Doppler ultrasound has been proposed as a useful addition to antepartum testing in high‐risk pregnancies. Increased placental resistance has been associated with underlying placental vascular disease, as well as abnormal fetoplacental blood flow. Since pregnancies complicated by diabetes are at risk for these complications, the application of Doppler ultrasonography for such pregnancies has been evaluated by several investigators. Multiple investigations have examined the relationship between maternal blood glucose levels and abnormal Doppler waveforms in women with diabetes. Of the nine published studies, four found a correlation between Doppler indices and glucose control, as measured by mean blood glucose levels and glycosylated hemoglobin levels, while five did not. However, this apparent discrepancy may be explained by the fact that the majority of women studied were in good or excellent control, as this is currently the accepted standard of care. In fact, the one study performed in primarily non‐diabetic women demonstrated that increases in maternal plasma glucose concentrations of 30 mg/dl were followed by significant rises in the mean pulsatility index in both the umbilical and carotid arteries. More dramatic was the finding by most investigators that systolic/diastolic (S/D) ratios in third‐trimester umbilical arteries were elevated in women with evidence of diabetic microvascular disease. Elevated third‐trimester S/D ratios were associated with adverse maternal and perinatal outcomes in these women, specifically pre‐eclampsia and intrauterine growth retardation. In conclusion, although elevated Doppler indices correlated with adverse outcomes in diabetic pregnancies, Doppler indices may be elevated in the otherwise uncomplicated diabetic patient with associated microvascular disease and with a normal outcome. Therefore, the Doppler ultrasound assessment of fetal well‐being in diabetic pregnancies must be interpreted with caution.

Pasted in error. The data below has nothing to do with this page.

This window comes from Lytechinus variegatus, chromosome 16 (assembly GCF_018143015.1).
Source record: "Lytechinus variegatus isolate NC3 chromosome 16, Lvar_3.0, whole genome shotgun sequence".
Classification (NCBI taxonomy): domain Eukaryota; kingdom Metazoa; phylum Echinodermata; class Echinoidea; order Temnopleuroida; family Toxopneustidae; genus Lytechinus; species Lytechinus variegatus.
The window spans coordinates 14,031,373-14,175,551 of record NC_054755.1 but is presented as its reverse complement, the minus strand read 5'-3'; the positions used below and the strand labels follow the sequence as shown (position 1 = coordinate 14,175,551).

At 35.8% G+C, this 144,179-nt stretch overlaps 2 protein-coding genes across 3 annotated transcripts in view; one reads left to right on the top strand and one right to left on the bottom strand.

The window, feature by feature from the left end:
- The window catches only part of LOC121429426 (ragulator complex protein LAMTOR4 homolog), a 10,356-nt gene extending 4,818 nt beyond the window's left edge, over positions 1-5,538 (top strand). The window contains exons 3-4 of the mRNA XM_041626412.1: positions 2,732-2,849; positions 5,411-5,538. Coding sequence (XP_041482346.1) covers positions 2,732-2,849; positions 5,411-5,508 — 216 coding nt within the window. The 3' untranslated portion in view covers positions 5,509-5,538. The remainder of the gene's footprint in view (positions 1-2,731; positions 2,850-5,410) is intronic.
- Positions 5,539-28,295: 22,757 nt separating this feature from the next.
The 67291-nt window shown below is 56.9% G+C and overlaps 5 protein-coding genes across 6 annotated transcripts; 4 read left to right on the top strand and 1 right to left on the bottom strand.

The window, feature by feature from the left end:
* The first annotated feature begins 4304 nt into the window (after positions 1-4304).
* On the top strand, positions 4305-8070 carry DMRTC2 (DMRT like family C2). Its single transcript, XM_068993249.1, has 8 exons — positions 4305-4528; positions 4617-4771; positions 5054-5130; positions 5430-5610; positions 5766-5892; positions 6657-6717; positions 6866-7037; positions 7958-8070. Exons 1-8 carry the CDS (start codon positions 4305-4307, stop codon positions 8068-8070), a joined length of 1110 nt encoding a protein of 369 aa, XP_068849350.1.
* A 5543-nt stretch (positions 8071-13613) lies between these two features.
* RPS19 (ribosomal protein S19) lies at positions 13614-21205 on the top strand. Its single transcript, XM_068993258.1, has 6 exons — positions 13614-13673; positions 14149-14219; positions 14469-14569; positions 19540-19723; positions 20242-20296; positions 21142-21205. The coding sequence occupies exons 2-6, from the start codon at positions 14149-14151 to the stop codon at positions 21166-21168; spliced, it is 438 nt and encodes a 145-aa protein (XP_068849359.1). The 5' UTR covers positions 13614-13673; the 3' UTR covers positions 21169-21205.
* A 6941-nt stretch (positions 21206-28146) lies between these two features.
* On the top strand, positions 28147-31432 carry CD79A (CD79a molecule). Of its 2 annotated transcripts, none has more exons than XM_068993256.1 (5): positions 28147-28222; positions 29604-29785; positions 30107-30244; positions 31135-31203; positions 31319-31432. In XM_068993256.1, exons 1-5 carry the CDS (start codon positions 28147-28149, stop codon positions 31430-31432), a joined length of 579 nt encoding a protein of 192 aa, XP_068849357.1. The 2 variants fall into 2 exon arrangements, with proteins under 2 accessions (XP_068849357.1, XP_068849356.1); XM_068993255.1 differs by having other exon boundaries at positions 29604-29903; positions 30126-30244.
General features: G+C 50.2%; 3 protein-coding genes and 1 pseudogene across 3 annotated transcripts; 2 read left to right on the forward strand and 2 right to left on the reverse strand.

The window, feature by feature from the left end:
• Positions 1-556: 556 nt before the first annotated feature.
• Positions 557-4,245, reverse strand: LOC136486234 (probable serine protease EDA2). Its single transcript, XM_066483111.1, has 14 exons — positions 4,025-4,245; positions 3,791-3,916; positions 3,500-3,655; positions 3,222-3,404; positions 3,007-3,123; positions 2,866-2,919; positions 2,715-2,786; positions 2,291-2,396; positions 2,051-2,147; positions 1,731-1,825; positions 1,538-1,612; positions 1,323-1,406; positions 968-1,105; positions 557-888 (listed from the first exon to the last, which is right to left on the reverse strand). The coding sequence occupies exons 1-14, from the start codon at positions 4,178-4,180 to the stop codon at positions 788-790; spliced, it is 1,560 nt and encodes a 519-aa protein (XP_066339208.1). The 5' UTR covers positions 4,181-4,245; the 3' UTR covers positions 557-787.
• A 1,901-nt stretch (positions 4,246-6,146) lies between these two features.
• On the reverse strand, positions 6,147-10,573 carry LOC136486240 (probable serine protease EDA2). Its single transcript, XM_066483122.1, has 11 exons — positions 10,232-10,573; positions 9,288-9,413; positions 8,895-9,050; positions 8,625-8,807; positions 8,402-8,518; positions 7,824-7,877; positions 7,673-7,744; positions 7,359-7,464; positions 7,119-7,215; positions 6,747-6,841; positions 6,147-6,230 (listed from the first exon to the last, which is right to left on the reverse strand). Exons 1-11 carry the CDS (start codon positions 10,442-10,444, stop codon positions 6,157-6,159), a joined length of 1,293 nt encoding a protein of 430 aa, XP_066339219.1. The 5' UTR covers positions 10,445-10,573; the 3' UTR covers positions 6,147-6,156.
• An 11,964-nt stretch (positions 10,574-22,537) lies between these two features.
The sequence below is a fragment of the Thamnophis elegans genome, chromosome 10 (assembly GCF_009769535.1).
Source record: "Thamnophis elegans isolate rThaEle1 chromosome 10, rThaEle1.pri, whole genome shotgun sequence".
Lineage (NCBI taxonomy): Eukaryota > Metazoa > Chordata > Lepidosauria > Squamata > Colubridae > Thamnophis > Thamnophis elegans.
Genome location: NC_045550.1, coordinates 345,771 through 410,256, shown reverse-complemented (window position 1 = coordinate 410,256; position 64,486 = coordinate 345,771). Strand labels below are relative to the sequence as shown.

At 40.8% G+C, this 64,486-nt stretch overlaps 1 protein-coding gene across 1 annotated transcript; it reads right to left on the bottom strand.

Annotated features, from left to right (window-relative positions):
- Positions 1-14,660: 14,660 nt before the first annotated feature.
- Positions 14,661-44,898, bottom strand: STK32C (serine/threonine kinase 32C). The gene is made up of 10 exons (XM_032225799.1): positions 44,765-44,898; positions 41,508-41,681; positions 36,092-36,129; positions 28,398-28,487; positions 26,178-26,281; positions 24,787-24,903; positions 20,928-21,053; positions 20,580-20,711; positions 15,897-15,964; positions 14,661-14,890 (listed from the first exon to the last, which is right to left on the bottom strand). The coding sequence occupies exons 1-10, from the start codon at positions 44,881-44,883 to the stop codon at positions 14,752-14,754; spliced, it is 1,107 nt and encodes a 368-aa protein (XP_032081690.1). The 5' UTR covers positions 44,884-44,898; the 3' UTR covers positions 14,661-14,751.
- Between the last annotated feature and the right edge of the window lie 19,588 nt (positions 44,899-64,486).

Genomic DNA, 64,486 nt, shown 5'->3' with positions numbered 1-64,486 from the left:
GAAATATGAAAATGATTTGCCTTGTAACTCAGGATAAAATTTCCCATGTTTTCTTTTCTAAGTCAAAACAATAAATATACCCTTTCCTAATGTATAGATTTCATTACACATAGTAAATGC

|Number of pages||7|
|Journal||Ultrasound in Obstetrics and Gynecology|
|State||Published - 1 Nov 1994|
- aortic waveforms
- fetal well‐being